Road trip! It's far afield, but anybody going "up north" this weekend should consider a stop in Traverse for that city's Summer Microbrew & Music festival, featuring more than 50 breweries, cideries, meaderies and wineries. It all happens Aug. 26-27; tickets are $30 in advance, $35 at the door Friday, $40 in advance, $45 at the door Saturday; 21 and older, please; for more info, see porterhouseproductions.com.
Kona 'revives' We've long been a fan of Troy's Kona Grill, Oakland County's home for Hawaiian (or, if you will, pan-Asian) cuisine. What's not to like? You'll find moderately priced fare, an attractive dining environment, and choices ranging from sushi, noodles and pizza to beef and seafood. What's more, with their new "Revive" menu, two guest favorites have been brought back to Kona Grill for a limited time. The tuna wasabi and the five-spice BBQ baby back ribs were winners in Kona's polls and guest requests on Facebook and Twitter, bringing them back to life. Diners will also find two new entrées (Korean tuna roll and grilled chicken and pear salad) and a new dessert (banana cream pie). Drop in for some old faves and some new contenders, at 30 E. Big Beaver Rd., Troy; 248-619-9060; konagrill.com.
The name game A few weeks ago, we mentioned Opus One's contest, asking the restaurant's guests to help brand its commodious bar to mark 24 years on the block. Winners will be announced this week, at 5:30-7:30 p.m. on Wednesday, Aug. 24. Didn't participate? Drop in anytime to see the attractive lounge and its affordable drink specials and bar menu, at 565 E. Larned St., Detroit; 313-961-7766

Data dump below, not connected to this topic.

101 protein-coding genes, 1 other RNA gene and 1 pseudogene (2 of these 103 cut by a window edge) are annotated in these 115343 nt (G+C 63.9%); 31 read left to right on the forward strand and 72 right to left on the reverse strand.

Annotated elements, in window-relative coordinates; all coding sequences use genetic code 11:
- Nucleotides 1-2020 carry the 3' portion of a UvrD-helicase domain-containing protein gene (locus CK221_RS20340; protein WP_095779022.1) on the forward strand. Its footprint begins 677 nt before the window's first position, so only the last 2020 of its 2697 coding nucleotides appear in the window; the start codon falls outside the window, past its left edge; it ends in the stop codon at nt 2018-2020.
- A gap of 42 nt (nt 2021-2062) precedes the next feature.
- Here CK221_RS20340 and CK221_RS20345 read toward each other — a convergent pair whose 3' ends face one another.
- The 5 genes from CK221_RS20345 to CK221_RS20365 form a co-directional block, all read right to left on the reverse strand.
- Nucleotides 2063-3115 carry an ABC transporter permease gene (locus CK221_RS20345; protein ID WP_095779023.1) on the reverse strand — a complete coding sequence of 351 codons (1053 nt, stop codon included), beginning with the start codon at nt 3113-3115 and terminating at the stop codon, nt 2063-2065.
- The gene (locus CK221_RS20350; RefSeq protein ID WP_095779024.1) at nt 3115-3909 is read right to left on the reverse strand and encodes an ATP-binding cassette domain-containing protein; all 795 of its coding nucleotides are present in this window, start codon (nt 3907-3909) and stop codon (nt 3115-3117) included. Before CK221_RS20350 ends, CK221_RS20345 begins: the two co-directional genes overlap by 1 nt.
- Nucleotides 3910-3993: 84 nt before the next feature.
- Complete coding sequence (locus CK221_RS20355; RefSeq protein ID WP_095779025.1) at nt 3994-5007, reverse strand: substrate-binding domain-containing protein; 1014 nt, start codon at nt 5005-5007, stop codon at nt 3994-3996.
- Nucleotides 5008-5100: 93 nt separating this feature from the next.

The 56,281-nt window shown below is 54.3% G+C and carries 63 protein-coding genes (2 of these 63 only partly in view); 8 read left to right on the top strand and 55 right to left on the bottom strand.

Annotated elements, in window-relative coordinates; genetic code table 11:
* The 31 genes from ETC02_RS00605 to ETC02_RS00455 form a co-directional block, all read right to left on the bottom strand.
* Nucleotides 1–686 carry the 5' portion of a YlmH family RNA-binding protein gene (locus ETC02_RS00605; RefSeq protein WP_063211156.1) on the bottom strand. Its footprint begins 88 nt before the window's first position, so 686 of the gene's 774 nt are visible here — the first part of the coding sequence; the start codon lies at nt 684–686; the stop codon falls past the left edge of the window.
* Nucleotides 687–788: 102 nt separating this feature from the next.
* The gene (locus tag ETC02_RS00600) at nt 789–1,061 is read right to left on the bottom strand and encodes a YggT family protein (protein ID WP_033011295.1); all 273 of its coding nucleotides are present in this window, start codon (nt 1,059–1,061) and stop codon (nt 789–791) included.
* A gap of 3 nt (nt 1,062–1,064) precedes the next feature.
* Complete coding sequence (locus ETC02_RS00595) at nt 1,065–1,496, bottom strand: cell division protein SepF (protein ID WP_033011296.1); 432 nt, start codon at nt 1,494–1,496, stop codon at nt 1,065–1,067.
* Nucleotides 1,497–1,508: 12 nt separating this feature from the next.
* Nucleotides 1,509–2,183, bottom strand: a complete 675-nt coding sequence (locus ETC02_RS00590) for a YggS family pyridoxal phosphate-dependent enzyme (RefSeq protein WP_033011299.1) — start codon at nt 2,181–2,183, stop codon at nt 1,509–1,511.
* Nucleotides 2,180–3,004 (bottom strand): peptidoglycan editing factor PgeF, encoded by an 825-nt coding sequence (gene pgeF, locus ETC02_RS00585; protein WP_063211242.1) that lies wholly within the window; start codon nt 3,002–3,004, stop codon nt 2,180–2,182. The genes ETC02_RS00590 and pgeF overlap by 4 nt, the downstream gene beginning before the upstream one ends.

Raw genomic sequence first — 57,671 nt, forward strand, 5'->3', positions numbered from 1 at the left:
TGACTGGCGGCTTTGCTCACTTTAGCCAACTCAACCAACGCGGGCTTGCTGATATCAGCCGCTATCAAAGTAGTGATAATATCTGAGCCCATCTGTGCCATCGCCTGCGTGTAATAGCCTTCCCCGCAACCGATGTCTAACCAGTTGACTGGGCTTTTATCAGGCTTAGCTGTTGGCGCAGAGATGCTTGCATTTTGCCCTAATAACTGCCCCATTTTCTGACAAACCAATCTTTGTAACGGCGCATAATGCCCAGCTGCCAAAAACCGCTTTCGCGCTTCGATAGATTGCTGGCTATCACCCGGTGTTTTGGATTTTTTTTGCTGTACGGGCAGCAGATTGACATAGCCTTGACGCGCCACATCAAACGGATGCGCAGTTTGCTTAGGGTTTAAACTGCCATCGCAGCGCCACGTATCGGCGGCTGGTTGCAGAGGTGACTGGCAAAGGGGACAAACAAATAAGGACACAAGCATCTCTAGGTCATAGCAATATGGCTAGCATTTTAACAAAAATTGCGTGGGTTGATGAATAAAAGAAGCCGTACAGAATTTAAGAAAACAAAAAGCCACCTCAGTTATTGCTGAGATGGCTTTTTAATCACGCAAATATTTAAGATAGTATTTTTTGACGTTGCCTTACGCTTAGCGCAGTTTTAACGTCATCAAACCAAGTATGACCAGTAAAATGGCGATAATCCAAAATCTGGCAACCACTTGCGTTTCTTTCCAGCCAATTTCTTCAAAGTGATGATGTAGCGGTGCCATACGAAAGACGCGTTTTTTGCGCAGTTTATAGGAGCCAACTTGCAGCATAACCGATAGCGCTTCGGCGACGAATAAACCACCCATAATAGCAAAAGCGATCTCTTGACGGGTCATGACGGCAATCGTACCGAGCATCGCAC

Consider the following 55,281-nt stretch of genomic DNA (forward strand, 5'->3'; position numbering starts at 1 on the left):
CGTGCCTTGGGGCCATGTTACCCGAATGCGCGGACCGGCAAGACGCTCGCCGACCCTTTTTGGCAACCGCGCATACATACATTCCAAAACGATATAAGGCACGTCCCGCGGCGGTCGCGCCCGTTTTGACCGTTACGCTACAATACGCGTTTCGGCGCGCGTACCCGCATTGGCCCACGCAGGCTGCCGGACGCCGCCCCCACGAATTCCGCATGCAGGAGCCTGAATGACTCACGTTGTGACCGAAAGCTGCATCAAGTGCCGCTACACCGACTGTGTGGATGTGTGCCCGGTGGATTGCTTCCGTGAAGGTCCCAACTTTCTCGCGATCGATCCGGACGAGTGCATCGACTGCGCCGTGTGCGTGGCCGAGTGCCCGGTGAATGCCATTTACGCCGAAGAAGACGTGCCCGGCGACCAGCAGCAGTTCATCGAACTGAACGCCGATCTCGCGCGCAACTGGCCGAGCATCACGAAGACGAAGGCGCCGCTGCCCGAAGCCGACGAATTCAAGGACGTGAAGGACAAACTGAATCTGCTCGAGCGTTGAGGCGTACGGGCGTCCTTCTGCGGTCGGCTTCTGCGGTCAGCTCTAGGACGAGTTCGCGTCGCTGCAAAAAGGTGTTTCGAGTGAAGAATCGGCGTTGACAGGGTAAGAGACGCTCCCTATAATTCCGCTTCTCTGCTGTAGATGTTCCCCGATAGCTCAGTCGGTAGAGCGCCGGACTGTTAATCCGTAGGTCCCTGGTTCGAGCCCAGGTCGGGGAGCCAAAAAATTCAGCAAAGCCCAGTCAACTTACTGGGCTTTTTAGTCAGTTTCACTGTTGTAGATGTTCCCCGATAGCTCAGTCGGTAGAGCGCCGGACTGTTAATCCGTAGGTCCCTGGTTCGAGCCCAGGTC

New spot We take note that a new little spot opened downtown on Beaubien, next to the Detroiter. It's called LIV, and it's a small bar with a gallery space in the back. The management says they hope to hold events for sports, music and arts. Take a peek, at 641 Beaubien St., Detroit; livrestolounge.com.
Know of any upcoming food, drink or gardening events? Let us know! E-mail [email protected] or call 313-202-8043.
food/thought Patricia Wells is known for the several French cookbooks she has authored. Salad as a Meal: Healthy Main-Dish Salads for Every Season (William Morrow, $39.99) is a departure from the subject, though nonetheless an interesting approach to healthy eating. Wells explains, "... salad as a meal does not need to include lettuce or greens, it can simply be a light and refreshing salad-related entity." For some readers, this may indeed be food for thought, a rough outline for use in creating your own versions of lighter recipes with ingredients they love to use.
bottoms up If you're craving a proper cocktail, stop into Ferndale's new speakeasy-style cocktail lounge, the Oakland Art Novelty Company. Like an upscale restaurant that minds every fine detail that goes into a dish, the Oakland uses premium liquor, house-made bitters, syrups, sodas and freshly squeezed citrus to craft its drinks. We're particularly fond of "On the Night You Were Born" — their take on the Sazerac cocktail — which uses rye whiskey, absinthe bitters and sweet Pedro Ximénez sherry in lieu of simple syrup. Try the version aged for two months in a Hudson whiskey barrel.
the works Sure, there are scads of electronic kitchen devices that are useful, but they're expensive and not very energy efficient and not much fun to use. This Chop and Mash silicone-ridged multi-purpose tool will mash potatoes or bananas to a chunky or a smooth consistency, break apart ground meat in a hot skillet, scramble eggs and stir sauces. The silicone won't damage a nonstick skillet; it's heat-safe and it releases food with ease. Functional and cheap, you can pick one up for $9.95 at chefscatalog.com.